What cultural policy in the era of globalization and electronic media?

On: September 21, 2011
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About Natalia Miszczak
I am a Polish girl with journalism background and little experience in PR, but today I am a student in Amsterdam, thinking a lot about the media, technology and communication. After graduating from University of Wroclaw, I decided it was time to learn more and focus on specific subject. I decided to move over to Amsterdam and spend a busy and productive year here (at least one).

   

Cultural revolution has already taken place. What has changed is not only participation in culture, but cultural environment itself, characterized by such slogans as “culture 2.0” or “culture of participation”. Changes in forms of participation in culture (following the development of new communication technologies) and the changes of civilization cause that in the near future, almost everyone will provide themselves a good selection of cultural offer. Some observers of this process believe that majority of the traditional cultural institutions has no chance of survival. Is this true and how they should relate to this situation of artists and those responsible for cultural policy in the world? In this essay I am going to present my view on cultural policy in the era of globalization and electronic media, based not only on my personal opinions and observations but also on book titled “Networks – The Evolving Aspects of Culture in the 21st Century” (Institute for International Relations, Culturelink Network, Zagreb, 2011).

This title marks twenty years of networking and research activities conducted by Culturelink – the Network of Networks for Research and Cooperation in Cultural Development that connects more than 3000 institutions and individuals working in the field of culture. During this time, Cilturelink has become a significant source of information on global trends in cultural development and research. In 2009, the group was celebrating 20 years of continuous activities in promoting and strengthening communication and cooperation among cultural networks and institutions, organizations, professionals and scholars throughout the world. In order to mark the anniversary, in November 2009 the Third World Culturelink Conference was held in Zagreb, Croatia. The congress titled “Networks: The Evolving Aspects of Culture in the 21st Century” brought together Culturelink Network’s members, researchers, artists, professionals and other observers, interested in networking and seeing it as one of the most intriguing phenomenon of contemporary culture. The book I which parts I am going to use, “Networks – The Evolving Aspects of Culture in the 21st Century”, is a collection of speeches delivered at this conference, edited by Biserka Cvjeticanin.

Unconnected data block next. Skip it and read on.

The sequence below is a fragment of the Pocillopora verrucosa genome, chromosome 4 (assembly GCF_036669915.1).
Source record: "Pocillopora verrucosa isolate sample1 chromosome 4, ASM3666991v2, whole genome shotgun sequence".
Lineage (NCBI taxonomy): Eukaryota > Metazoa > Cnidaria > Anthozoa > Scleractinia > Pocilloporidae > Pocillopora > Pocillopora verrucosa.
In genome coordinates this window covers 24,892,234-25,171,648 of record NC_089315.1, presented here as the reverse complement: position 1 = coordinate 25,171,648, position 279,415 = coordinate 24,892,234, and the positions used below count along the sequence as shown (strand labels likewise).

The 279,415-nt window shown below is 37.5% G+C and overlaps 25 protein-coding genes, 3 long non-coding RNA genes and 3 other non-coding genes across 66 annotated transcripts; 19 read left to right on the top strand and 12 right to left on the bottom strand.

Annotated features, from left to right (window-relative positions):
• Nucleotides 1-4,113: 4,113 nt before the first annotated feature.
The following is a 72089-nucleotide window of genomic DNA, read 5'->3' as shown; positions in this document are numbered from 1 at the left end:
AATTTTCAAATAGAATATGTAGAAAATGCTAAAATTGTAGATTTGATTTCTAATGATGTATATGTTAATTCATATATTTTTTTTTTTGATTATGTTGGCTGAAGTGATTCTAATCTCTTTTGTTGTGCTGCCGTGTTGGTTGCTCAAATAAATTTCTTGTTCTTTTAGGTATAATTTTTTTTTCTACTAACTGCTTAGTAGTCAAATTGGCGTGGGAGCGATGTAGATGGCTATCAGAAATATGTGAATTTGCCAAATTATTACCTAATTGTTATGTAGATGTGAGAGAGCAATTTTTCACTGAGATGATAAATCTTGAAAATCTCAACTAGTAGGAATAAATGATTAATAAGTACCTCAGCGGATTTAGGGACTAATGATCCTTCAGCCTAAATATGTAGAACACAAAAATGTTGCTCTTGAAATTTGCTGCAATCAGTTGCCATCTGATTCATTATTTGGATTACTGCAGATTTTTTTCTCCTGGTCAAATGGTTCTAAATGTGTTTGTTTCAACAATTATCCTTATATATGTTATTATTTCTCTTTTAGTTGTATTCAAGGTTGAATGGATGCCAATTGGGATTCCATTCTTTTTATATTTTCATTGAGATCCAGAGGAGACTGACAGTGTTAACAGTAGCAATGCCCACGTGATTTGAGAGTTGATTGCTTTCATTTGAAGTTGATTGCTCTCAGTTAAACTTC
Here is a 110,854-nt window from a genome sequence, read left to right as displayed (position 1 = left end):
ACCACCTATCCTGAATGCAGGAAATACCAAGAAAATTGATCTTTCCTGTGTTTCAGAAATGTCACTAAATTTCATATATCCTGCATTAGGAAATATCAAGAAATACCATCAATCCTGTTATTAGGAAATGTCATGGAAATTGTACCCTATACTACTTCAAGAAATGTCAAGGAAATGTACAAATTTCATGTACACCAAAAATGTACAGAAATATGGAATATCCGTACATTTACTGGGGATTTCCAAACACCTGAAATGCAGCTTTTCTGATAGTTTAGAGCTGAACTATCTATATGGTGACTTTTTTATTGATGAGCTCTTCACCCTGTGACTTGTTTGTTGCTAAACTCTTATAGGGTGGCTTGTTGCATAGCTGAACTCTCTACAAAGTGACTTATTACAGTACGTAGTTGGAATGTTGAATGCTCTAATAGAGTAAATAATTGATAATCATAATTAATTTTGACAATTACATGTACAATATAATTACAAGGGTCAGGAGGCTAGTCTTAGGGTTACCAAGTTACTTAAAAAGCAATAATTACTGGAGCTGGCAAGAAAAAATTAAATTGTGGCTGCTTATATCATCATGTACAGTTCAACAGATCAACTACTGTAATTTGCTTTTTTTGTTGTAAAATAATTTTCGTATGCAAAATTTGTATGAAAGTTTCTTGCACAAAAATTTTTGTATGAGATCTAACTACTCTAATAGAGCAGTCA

The "Networks – The Evolving Aspects of Culture in the 21st Century" conference, Zagreb, 2009

Sharing cultural content